Obviously, if you want to recoup the government contribution as well, you have to keep it going that long, and probably realise the government contribution plus a bit more to spare. That is what business is saying, and that is why your not selling it out there. Not only do they know you are going to rip them off, they also know that it is not necessary. It is not necessary because the simple fact is that you have received $150m on your base; you are ripping them with the rego tax; you are restructuring the public service that must be - apart from the enormous payouts which is a different matter - costing government less. You are getting your budgetary situation well improved. You have borrowed already another $100m even though you rail against debt in the Northern Territory - railing against the high levels of debt, and the first thing they do is borrow another $100m.

      You are not going to reduce debt in this term yet you are receiving $150m extra on your base every year, and you cannot find it in your heart of hearts - this caring Labor government that cares for workers and small business, that sets its priorities and talks about a growing economy and going from strength to strength. Do you know what strength to strength means?

      Members interjecting.

      Mr BURKE: Strength to strength in the Territory economy means more money in your coffers, and if you cannot have the confidence to pick up that $30m yourselves, you have no confidence in your own ability to get this economy in shape. That is the fact of it. You have no confidence that you can run this place and find that $30m yourselves - you are going to run out and try and rip it off small business. Common sense would say this motion should be supported. Sadly, the attitude of this arrogant government is that it will not, but that will not affect the efforts that we will make to look after and protect small business.
      Liabilities Arising from the Collapse of HIH Insurance

      Continued from earlier this day.

      Mr MALEY (Goyder): Madam Speaker, I rise to unconditionally and absolutely endorse the member for Blain’s motion in regard to the HIH levy. It is pretty obvious from the comments that we have heard so far from the honourable members on the other side of the House that they are devoid of any business acumen. Indeed, there is little or no business experience on that side of the House. To run a business involves watching your costs and the impositions which government levies upon business in the form of tax. If there are increased running costs which include these extra taxes, then services will become unaffordable, consumer demand will fall, and eventually that will affect production and impact on jobs.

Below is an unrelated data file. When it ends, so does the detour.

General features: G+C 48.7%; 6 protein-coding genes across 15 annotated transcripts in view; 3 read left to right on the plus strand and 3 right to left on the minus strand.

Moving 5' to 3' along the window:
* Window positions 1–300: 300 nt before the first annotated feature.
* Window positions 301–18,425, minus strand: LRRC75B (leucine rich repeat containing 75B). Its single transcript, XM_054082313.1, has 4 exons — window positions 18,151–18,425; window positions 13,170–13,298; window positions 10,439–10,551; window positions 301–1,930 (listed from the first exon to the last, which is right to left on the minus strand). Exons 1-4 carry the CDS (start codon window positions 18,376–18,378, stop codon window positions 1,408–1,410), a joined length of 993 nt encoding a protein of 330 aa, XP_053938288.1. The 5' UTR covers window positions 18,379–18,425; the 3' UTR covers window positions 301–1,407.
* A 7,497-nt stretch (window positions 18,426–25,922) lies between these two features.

In my view, there is little doubt that this is a tax on jobs. The pool from which the tax is to be levied upon - the pool of business people - will contract. It will have an effect on a number of businesses operating within the Northern Territory. What is most disturbing is that we have already seen extracts of a letter from the Treasurer, Mr Costello. There seems to be a GST windfall which has come to the Territory so there really are other options. Honourable members on the other side of the House can try to dress it up and hide the real reason why that money came to the Territory, but it does exist. It was a windfall and it does create another option which should be explored before we lump another burden on to the business community.

      It is obvious, just by walking down the Mall or wandering down Cavenagh Street and looking at some of the empty shops and talking to people who operate businesses in the industrial area and Winnellie, that things are quiet. This is as a result of a number of things. It is a quiet portion of the economic cycle; the cash flow in the Northern Territory, and Darwin particularly, is certainly slower than usual. We have seen what has happened to a number of high profile construction companies. We have seen what has happened to Jamac. Glenwood Homes has left the Territory. Yet, since 18 August last year when the Territory people and Territory business placed their trust in this new government, the Chief Minister has led the government down a path of introducing more burdens on Territory people and business. There have been some changes made to the number of ministers - we see two fewer ministers - but we see more staff than ever. There seems to be no expense spared in that regard.

      The business community has also had to contend with speculation of a land tax. If it was not for the vigorous opposition voicing the concerns of business, in my view, business would also be subject to a land tax. We have seen the introduction of legislation - amendments to the Anti-Discrimination Act - which will have an effect on business. It will cost business to comply. We have seen a government, dominated by union officials and ministers who are devoid of any real compassion towards small business, make decisions which are not in the best interests of the small businesses which operate in the Northern Territory.

      Quite seriously, business is really doing it tough and any concession - even a small concession – is not only going to demonstrate a sign of trust and good faith in small business, but it is going to help a sector which is genuinely under siege. I urge all honourable members to cast away the shackles of their party politics and support this important motion which the member for Blain has quite properly and passionately introduced into this parliament.

      Ms CARTER (Port Darwin): Madam Speaker, I rise to support the motion. Workers compensation is an important aspect of our employment structure in this community. Workers do need support when they have been injured. They need immediate support, recovery time, rehabilitation and the ability to return to work. Certainly workers compensation, which is part of the issues involved with the insurance problems that we are facing at the moment, is something that is very important.